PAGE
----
MANILA: Philippine President Rodrigo Duterte on Sunday vowed to push through with the burial of deposed dictator Ferdinand Marcos at the national "Heroes' Cemetery" despite threats of protests.
Even though the Marcos years were marked by widespread corruption and rights abuses, Duterte said that as a former president and soldier, the late dictator was qualified to be buried in the special cemetery.
"I will allow him to be buried there. He is qualified to be buried there. If other Filipinos don't like it, fine," he said in a pre-dawn speech to soldiers and reporters.
Marcos's family have kept his preserved body on display after he died in exile in 1989 following a popular revolt three years earlier, demanding that it be buried with full honours in the Heroes' Cemetery.
Marcos was elected president in 1965 and declared martial law in 1972, allowing him to rule as a dictator while he, his family and allies enriched themselves through massive corruption as his troops brutally stamped out dissent.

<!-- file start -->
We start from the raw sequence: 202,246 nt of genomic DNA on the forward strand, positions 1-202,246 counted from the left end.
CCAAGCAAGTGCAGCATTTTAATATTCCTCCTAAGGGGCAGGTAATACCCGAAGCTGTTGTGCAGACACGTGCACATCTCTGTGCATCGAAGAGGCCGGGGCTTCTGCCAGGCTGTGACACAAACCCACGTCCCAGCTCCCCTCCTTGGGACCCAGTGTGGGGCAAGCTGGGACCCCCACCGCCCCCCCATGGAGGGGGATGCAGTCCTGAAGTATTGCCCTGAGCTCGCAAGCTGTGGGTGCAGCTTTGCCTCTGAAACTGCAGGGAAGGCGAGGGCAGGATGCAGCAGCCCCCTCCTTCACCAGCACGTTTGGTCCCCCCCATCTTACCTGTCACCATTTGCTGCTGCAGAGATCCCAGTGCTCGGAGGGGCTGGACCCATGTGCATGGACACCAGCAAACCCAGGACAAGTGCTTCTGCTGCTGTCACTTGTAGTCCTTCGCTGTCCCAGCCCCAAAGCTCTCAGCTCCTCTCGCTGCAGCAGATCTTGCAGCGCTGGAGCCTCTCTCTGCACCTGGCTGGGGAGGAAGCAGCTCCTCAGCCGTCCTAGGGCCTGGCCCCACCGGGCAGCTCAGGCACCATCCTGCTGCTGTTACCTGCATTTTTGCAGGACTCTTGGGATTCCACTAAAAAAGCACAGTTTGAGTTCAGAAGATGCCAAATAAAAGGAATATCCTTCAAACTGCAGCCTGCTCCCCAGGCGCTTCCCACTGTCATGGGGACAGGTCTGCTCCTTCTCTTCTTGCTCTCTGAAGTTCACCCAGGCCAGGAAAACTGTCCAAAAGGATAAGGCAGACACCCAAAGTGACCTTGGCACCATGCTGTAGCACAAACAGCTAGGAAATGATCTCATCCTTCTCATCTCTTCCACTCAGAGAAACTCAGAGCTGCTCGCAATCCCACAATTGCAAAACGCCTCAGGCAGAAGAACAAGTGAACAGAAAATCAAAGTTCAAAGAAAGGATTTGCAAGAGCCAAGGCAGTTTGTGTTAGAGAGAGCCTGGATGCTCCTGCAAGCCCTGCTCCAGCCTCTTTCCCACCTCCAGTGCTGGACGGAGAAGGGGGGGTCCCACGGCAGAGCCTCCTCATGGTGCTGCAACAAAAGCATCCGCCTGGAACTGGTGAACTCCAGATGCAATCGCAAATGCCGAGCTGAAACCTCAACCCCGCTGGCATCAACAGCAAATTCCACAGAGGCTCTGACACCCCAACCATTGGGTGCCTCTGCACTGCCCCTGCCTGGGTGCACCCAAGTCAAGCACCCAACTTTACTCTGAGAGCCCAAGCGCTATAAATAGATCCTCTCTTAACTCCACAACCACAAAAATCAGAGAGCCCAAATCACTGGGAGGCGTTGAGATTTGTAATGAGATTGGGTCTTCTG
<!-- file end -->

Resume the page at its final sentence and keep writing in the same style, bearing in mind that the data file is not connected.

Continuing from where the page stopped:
But Duterte, who has styled himself as an anti-corruption crusader, defended Marcos, noting that his father had served in the Marcos cabinet and he himself had even voted for Marcos before.
Duterte has previously said that he won the May 9 elections partly with the support of the Marcos family who remain influential in their bailiwick in the northern Philippines.
The Marcos family has made a remarkable political comeback since the death of their patriarch.
The Marcos widow, Imelda, is a congresswoman representing the family's northern provincial stronghold, while Ferdinand Marcos Jnr narrowly lost election as vice-president in May.
But Rafaela David, spokeswoman of activist group Akbayan Youth, said the organisation would step up its protests against the burial.
"This is the Filipino people saying we do not recognise Marcos as a hero. We have a lot of people who have experience with martial law and are trying to get their stories across... so more people get to know the truth about the Marcos legacy," she told AFP.